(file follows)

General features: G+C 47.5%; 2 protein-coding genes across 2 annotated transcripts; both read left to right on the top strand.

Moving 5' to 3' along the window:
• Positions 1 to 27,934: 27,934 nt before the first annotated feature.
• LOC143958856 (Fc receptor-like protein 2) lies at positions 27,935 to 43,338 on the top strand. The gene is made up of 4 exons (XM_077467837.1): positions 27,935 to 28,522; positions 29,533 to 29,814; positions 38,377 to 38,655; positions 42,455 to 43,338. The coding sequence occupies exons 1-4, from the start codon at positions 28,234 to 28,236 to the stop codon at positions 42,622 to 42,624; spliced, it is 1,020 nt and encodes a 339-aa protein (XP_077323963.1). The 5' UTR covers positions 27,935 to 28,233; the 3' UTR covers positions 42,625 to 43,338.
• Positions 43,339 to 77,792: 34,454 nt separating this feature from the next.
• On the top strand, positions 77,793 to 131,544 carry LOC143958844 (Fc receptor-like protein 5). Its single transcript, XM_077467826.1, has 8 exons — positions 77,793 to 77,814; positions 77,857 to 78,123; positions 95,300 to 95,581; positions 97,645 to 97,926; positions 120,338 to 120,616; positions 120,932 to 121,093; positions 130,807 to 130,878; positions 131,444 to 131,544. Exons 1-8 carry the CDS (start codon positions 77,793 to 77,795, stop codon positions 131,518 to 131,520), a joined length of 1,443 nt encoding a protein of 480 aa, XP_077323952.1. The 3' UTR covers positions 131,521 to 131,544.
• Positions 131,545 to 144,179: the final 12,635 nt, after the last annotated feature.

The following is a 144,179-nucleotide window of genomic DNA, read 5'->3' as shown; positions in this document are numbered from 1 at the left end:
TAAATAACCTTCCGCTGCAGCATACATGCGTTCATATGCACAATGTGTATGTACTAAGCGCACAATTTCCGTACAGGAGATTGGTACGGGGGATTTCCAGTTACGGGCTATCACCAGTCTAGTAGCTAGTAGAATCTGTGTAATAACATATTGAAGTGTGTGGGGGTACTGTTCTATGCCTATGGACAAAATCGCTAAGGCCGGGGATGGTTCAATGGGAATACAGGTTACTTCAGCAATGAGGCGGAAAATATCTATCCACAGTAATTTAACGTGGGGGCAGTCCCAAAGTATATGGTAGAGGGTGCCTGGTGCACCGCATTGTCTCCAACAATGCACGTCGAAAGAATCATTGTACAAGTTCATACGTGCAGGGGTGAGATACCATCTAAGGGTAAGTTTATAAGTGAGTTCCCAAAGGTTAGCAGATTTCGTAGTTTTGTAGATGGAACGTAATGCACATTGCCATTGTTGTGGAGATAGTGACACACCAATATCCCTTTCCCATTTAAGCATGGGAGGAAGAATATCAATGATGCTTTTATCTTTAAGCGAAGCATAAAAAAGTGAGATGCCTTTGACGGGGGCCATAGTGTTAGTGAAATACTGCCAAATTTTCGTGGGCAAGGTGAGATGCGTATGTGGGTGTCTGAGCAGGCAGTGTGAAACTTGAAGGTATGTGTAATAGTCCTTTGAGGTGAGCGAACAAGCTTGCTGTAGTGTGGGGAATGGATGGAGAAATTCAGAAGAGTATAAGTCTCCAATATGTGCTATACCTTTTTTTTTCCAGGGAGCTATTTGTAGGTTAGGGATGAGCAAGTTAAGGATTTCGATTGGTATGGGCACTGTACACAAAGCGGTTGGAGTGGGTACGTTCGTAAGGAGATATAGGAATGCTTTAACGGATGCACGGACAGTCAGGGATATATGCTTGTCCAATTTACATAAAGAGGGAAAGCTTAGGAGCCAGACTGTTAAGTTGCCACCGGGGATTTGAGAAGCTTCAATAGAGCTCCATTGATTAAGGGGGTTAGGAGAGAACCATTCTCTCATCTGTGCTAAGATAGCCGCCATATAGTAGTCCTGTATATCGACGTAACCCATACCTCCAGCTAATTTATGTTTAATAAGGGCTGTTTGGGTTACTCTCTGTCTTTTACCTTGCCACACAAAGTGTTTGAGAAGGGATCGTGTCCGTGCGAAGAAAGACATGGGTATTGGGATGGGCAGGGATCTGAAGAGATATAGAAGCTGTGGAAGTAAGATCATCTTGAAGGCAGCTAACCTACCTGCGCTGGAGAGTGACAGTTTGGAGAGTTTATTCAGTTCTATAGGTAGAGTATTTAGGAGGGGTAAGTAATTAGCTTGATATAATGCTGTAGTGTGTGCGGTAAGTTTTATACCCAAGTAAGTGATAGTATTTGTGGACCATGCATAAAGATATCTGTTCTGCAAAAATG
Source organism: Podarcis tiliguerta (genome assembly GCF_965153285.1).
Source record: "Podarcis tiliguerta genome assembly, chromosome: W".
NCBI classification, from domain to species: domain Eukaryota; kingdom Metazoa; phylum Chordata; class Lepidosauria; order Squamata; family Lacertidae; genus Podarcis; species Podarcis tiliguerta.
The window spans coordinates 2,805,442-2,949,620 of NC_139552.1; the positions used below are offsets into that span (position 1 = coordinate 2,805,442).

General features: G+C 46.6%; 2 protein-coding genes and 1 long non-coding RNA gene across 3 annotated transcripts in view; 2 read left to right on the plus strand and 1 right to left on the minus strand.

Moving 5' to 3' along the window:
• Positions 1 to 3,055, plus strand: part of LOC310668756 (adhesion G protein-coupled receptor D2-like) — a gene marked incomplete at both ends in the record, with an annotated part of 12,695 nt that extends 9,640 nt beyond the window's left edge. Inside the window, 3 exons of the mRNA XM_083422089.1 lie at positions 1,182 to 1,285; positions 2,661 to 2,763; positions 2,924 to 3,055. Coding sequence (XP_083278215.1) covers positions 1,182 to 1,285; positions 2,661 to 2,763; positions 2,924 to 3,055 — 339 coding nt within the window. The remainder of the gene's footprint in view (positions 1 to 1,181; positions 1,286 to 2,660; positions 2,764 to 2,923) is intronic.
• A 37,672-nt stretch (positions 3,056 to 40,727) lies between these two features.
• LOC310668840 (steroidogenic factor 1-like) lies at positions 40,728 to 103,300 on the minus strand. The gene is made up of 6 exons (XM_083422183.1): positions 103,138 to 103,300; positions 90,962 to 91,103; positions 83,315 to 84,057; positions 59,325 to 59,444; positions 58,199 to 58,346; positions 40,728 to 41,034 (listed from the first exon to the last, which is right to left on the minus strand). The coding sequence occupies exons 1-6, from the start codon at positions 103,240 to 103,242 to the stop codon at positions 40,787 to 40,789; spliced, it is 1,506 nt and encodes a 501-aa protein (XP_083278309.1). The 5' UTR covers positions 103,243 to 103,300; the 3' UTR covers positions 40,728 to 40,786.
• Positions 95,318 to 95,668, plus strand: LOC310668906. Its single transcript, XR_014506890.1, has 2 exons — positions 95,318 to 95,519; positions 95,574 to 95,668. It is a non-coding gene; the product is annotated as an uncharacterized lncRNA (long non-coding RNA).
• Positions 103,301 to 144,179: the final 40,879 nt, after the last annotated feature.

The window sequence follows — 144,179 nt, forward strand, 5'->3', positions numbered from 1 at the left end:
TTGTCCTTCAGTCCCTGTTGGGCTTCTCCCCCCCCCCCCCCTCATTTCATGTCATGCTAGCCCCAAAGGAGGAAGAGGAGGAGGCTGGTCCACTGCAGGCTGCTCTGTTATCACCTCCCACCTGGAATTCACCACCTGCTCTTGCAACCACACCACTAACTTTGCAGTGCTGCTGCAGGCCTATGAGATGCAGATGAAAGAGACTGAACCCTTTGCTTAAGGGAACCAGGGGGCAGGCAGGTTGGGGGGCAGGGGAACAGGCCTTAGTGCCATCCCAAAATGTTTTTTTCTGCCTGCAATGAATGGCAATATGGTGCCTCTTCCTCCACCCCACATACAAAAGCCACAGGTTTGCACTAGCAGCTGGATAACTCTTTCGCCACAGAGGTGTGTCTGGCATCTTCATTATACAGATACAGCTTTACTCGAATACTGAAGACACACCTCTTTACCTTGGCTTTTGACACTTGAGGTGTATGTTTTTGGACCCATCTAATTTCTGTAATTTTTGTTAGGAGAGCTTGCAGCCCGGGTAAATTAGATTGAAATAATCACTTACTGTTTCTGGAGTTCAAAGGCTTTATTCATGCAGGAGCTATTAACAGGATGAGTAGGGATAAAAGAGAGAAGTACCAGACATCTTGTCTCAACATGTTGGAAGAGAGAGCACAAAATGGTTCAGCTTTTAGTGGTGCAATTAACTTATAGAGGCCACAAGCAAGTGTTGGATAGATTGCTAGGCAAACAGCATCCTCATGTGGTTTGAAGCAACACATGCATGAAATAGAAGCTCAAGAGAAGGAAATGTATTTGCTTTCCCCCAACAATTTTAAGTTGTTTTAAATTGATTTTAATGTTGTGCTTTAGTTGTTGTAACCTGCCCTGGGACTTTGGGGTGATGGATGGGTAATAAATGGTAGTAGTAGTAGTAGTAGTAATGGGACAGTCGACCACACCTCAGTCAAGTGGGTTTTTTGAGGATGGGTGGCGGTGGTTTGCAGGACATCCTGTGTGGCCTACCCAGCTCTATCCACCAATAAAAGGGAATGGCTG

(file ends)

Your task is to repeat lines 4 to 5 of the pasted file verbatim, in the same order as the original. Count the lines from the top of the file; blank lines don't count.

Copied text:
• LOC143958856 (Fc receptor-like protein 2) lies at positions 27,935 to 43,338 on the top strand. The gene is made up of 4 exons (XM_077467837.1): positions 27,935 to 28,522; positions 29,533 to 29,814; positions 38,377 to 38,655; positions 42,455 to 43,338. The coding sequence occupies exons 1-4, from the start codon at positions 28,234 to 28,236 to the stop codon at positions 42,622 to 42,624; spliced, it is 1,020 nt and encodes a 339-aa protein (XP_077323963.1). The 5' UTR covers positions 27,935 to 28,233; the 3' UTR covers positions 42,625 to 43,338.
• Positions 43,339 to 77,792: 34,454 nt separating this feature from the next.